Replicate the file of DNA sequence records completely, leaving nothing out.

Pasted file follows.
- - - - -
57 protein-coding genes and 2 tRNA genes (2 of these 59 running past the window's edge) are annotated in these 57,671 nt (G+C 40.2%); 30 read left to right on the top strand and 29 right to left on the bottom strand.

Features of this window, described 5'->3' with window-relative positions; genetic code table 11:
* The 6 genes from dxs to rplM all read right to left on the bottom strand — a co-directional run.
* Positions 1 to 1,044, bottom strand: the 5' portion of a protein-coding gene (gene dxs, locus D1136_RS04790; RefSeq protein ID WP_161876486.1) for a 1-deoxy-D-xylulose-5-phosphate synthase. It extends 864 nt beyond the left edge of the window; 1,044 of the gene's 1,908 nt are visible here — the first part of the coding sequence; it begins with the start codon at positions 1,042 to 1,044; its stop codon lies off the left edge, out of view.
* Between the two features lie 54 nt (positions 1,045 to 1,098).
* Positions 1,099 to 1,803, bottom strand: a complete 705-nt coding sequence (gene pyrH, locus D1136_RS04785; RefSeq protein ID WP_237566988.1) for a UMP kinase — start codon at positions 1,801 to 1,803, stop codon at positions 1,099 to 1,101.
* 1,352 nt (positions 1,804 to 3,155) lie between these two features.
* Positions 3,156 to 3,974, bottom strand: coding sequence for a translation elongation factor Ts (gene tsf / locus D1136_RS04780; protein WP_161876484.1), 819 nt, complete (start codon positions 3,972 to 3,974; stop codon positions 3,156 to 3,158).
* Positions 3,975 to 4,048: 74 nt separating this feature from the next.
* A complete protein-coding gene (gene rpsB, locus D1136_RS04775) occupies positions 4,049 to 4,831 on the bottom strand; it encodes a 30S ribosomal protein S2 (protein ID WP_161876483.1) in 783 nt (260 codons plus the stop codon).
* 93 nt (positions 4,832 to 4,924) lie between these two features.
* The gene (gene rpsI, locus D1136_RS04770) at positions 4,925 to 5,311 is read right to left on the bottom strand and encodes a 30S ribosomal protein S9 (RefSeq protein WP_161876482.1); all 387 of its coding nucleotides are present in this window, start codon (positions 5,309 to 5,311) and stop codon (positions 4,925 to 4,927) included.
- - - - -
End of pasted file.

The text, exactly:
57 protein-coding genes and 2 tRNA genes (2 of these 59 running past the window's edge) are annotated in these 57,671 nt (G+C 40.2%); 30 read left to right on the top strand and 29 right to left on the bottom strand.

Features of this window, described 5'->3' with window-relative positions; genetic code table 11:
* The 6 genes from dxs to rplM all read right to left on the bottom strand — a co-directional run.
* Positions 1 to 1,044, bottom strand: the 5' portion of a protein-coding gene (gene dxs, locus D1136_RS04790; RefSeq protein ID WP_161876486.1) for a 1-deoxy-D-xylulose-5-phosphate synthase. It extends 864 nt beyond the left edge of the window; 1,044 of the gene's 1,908 nt are visible here — the first part of the coding sequence; it begins with the start codon at positions 1,042 to 1,044; its stop codon lies off the left edge, out of view.
* Between the two features lie 54 nt (positions 1,045 to 1,098).
* Positions 1,099 to 1,803, bottom strand: a complete 705-nt coding sequence (gene pyrH, locus D1136_RS04785; RefSeq protein ID WP_237566988.1) for a UMP kinase — start codon at positions 1,801 to 1,803, stop codon at positions 1,099 to 1,101.
* 1,352 nt (positions 1,804 to 3,155) lie between these two features.
* Positions 3,156 to 3,974, bottom strand: coding sequence for a translation elongation factor Ts (gene tsf / locus D1136_RS04780; protein WP_161876484.1), 819 nt, complete (start codon positions 3,972 to 3,974; stop codon positions 3,156 to 3,158).
* Positions 3,975 to 4,048: 74 nt separating this feature from the next.
* A complete protein-coding gene (gene rpsB, locus D1136_RS04775) occupies positions 4,049 to 4,831 on the bottom strand; it encodes a 30S ribosomal protein S2 (protein ID WP_161876483.1) in 783 nt (260 codons plus the stop codon).
* 93 nt (positions 4,832 to 4,924) lie between these two features.
* The gene (gene rpsI, locus D1136_RS04770) at positions 4,925 to 5,311 is read right to left on the bottom strand and encodes a 30S ribosomal protein S9 (RefSeq protein WP_161876482.1); all 387 of its coding nucleotides are present in this window, start codon (positions 5,309 to 5,311) and stop codon (positions 4,925 to 4,927) included.